If you’re a new author, you’re probably looking at the bestselling books in your genre and noticing a lot of reviews that say something along the lines of “I received a copy of this book in exchange for an honest review.” Then, you probably wonder where the author found so many readers willing to do that!
This article will outline a few different methods of finding your first advanced reviewers.
Your own newsletter
This is where I sourced my entire ARC team and the method I recommend the most if you have access to the emails of your most dedicated fans.
If you don’t have anyone on your newsletter yet, we’ve listed some tips on how you can give it a boost even as a new author.
Simply send out an email blast asking your fans if any of them would like your next book for free in exchange for an honest review. It’s safe to include a link to your Booksprout ARC in this email so that readers can start reading right away if they’re interested.
Yes, you might miss out on a few guaranteed sales by giving your most dedicated fans a free copy. However, by launching with reviews you’ll be eligible to book better promotions and convince more readers to buy it who otherwise might not have.
Your social media following
If you have any sort of following on social media, it’s another great place to ask people to join your ARC team. Follow the same guidelines outlined as if you were asking your newsletter subscribers.
Booksprout now has a large number of ARC reviewers using our platform to discover new authors and write reviews for them. It’s free to create an ARC with us and see how it goes (as of this writing, free authors can get up to 20 downloads of their ARC through us). Simply create a public ARC and it will be listed on our public ARCs page for reviewers to discover.
You can always upgrade your plan later if you decide 20 isn’t enough or you want to take advantage of some of our paid features. Pricing information can be found on our pricing page.
Write some short stories
This method is a little less conventional, but throw up a few 5000 word stories on all distributors (Amazon, B&N, Kobo, etc) and make them free. Be sure to include clear call to actions in the front and back matter of your book, making sure that readers know how to both join your newsletter and your ARC team.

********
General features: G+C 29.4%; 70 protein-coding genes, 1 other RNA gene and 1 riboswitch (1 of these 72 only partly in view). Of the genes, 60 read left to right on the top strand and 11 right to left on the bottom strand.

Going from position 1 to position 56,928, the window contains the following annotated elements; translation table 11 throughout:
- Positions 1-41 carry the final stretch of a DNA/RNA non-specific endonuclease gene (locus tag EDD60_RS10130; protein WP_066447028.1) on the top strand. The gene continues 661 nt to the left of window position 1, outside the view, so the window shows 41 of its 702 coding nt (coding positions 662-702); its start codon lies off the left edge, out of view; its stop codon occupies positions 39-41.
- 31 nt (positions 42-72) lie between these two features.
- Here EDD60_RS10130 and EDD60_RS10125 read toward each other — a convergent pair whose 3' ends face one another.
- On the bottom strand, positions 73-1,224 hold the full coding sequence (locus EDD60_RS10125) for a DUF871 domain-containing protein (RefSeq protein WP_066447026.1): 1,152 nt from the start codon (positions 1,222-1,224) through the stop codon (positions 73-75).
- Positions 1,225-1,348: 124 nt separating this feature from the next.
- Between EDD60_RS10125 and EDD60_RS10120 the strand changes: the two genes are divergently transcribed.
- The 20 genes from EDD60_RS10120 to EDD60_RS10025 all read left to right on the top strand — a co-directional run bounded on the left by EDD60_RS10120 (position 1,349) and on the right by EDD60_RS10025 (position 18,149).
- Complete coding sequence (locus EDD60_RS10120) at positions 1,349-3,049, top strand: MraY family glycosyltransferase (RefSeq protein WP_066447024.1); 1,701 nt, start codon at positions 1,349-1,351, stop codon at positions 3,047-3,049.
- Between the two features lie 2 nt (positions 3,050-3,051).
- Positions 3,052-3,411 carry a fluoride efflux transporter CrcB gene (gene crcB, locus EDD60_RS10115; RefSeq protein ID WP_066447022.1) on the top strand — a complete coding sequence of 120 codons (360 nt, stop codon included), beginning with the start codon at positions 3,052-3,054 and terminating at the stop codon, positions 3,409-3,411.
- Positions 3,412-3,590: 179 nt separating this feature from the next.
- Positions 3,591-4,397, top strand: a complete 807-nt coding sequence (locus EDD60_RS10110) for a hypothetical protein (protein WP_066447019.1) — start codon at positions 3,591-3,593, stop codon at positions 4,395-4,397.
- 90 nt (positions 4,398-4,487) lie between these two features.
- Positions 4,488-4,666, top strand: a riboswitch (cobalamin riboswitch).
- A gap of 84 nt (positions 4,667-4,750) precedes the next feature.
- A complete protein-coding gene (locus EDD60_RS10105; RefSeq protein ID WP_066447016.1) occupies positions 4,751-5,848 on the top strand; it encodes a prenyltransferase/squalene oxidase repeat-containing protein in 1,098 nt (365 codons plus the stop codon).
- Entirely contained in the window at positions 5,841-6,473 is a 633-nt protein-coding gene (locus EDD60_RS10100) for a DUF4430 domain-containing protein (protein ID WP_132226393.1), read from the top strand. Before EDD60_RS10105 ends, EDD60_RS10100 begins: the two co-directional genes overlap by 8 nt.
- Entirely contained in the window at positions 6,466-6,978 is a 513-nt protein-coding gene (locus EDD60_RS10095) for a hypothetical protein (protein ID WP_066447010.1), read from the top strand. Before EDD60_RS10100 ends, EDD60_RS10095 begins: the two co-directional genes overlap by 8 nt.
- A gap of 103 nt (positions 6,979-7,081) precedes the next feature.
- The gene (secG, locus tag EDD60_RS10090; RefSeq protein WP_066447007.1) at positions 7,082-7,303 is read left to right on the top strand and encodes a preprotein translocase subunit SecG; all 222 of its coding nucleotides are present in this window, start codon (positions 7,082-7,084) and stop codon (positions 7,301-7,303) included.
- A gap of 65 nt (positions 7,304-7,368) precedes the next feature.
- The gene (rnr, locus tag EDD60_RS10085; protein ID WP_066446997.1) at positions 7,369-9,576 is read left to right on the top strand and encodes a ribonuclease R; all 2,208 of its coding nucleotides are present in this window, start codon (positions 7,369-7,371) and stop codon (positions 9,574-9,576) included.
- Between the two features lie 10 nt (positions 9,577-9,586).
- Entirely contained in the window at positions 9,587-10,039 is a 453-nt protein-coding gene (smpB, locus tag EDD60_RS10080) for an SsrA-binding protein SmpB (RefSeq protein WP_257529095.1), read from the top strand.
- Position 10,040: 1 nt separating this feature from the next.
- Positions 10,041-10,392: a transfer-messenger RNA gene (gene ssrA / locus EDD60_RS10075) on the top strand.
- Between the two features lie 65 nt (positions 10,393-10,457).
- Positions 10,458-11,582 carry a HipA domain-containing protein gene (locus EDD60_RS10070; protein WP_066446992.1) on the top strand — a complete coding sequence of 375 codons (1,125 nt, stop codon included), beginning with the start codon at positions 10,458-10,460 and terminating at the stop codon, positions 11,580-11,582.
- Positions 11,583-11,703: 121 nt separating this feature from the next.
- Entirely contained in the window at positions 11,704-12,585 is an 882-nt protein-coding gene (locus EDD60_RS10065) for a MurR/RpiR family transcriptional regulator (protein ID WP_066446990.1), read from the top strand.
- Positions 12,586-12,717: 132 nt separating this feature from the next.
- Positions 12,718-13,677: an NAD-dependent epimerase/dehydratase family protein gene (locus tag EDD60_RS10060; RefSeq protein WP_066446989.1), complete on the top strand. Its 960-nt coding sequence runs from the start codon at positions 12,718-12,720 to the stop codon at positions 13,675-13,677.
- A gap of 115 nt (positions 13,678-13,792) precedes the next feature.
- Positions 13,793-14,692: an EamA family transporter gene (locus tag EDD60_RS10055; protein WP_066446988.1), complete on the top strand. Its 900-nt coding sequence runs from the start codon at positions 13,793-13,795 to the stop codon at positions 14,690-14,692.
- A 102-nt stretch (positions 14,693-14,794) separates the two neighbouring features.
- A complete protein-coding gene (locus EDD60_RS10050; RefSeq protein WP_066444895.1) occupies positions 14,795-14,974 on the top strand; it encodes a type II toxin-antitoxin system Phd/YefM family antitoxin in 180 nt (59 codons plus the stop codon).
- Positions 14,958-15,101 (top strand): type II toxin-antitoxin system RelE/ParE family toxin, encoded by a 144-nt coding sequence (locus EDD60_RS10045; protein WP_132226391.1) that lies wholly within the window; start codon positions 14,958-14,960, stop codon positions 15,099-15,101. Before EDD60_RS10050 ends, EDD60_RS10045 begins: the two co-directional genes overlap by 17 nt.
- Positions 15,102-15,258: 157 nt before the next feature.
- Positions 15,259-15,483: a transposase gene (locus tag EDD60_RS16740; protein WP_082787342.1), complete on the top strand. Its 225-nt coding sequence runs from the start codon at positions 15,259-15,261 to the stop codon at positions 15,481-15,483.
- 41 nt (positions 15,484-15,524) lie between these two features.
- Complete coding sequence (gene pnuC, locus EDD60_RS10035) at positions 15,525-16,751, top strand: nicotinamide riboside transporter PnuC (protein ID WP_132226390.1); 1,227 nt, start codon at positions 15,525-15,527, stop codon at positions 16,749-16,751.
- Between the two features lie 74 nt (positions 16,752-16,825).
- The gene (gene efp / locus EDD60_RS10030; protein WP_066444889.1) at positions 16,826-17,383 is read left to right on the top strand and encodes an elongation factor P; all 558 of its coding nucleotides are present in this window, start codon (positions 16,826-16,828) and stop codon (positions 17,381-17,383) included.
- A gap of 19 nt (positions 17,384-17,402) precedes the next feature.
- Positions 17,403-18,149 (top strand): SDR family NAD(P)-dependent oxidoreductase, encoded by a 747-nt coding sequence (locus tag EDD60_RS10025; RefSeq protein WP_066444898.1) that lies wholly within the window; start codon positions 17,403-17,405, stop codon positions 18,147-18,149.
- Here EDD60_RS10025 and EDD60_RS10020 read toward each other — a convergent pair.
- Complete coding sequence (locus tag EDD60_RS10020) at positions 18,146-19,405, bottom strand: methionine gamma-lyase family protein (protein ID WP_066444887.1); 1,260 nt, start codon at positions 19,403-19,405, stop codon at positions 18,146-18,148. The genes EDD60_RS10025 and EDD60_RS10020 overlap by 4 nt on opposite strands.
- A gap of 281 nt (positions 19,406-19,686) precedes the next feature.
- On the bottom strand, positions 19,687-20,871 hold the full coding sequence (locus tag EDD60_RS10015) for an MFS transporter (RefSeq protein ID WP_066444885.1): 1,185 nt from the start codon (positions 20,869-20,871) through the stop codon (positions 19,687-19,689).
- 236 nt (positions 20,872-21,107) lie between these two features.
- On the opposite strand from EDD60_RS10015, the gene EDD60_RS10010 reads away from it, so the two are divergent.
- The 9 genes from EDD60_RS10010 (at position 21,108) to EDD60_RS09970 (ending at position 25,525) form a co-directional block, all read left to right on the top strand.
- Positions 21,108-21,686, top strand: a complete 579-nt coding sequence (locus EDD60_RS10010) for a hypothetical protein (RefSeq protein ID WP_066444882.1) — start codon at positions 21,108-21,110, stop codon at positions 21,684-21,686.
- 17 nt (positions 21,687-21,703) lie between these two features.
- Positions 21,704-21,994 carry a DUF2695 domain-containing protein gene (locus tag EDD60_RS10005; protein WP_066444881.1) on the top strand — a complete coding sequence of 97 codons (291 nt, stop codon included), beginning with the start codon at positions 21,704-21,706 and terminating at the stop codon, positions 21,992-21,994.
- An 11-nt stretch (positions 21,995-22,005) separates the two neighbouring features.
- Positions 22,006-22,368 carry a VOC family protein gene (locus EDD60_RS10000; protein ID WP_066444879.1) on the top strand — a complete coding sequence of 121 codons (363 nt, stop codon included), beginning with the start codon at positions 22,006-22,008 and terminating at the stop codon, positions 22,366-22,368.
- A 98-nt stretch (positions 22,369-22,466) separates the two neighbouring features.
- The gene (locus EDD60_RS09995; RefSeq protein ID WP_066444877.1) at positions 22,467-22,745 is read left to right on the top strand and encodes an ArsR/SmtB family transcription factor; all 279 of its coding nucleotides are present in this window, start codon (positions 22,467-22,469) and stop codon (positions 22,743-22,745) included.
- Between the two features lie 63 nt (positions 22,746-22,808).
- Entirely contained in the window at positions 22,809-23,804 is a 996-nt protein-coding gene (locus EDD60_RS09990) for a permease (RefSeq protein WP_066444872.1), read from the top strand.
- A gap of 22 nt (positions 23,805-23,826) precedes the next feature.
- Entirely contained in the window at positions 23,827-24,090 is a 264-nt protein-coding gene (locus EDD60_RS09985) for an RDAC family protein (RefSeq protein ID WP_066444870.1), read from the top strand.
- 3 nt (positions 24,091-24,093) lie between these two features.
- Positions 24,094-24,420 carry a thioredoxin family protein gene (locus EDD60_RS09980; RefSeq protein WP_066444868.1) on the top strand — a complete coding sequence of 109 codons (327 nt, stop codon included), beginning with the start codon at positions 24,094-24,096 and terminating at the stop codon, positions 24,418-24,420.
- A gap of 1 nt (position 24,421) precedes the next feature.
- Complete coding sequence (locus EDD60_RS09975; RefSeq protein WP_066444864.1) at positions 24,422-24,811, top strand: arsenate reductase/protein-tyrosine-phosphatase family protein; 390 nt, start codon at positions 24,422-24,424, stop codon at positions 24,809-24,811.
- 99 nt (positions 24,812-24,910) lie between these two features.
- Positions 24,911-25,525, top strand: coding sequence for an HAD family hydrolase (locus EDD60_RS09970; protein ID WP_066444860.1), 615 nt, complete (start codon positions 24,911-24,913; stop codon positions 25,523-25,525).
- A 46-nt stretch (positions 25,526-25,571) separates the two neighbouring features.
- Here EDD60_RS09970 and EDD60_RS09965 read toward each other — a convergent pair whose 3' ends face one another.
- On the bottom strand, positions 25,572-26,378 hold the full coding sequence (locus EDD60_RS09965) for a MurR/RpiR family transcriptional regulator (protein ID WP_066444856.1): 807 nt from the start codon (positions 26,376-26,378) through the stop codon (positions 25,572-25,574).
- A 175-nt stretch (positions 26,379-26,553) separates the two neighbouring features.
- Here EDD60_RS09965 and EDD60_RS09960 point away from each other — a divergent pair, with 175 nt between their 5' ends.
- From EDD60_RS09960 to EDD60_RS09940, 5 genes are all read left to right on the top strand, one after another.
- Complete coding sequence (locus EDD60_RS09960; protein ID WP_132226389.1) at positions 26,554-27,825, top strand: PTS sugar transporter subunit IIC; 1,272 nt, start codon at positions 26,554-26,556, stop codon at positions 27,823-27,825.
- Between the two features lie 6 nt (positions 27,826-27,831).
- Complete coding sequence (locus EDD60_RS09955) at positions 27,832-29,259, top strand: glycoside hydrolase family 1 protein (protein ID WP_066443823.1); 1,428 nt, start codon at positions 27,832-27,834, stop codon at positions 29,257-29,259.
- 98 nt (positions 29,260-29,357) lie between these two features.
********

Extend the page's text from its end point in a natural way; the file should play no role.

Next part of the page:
When you’re a new author, this might be one of the best methods to help you figure out how to publish properly while simultaneously growing your following.
There’s a ton of groups on goodreads where authors and reviewers can connect. For example, the making connections group will help you connect with relevant readers who might be interested in reviewing your book.
Be forewarned though, you can spend a lot of time looking for reviewers using this method. There’s just too many new authors in need of reviews and not enough reviewers. You might get lucky, but if you have similar results to me then it wasn’t worth the effort.
I’ve watched countless authors mine Facebook for sales and reviewers. They join groups relevant to their genre and start interacting with readers. Eventually, they sign them up as a member of their ARC team. One of the best is Alexis Angel. From what I can tell, a large portion of her whole sales platform is based on her interaction with readers on Facebook. Again, this is a method that I’ve not had any success with personally but I know is possible.
For finding ARC readers via Facebook, it’s best to watch and learn from someone who’s already demonstrated success with it. Join a bunch of the same groups as Alexis and observe her interactions. If you’re in the romance genre, you can easily use a lot of those groups to find your own ARC readers as well!
You can also use Facebook to connect with individual reviewers directly. Many of them will have their own page that you can message, asking for a review.
Another time consuming, but potentially rewarding method is to contact book bloggers in your genre. Most of them will leave reviews on Amazon as well as their own blog. As a new author, it can be better to contact smaller name blogs that promise Amazon reviews because they have fewer authors contacting them for a review. You can find these ones on page 5+ of google by searching for “your genre book review blog.”
As long as their review ends up on Amazon, it doesn’t matter how many people their website reaches. As you grow in popularity you can start contacting the larger name blogs that actually have followers.
If you’ve got the cash, there’s numerous paid review services out there. Be careful in your research of these though as some don’t promise legitimate reviews. If they promise a certain star ranking, then do NOT use them! Amazon will catch you and you will get in trouble.
As a new author, it can be difficult to find readers willing to join your ARC team because of the sheer number of new authors compared to people willing to leave reviews. It’s best to contact people who have already expressed some kind of liking in your writing, but if that’s not an option, then your next best bet is to spend time making new connections.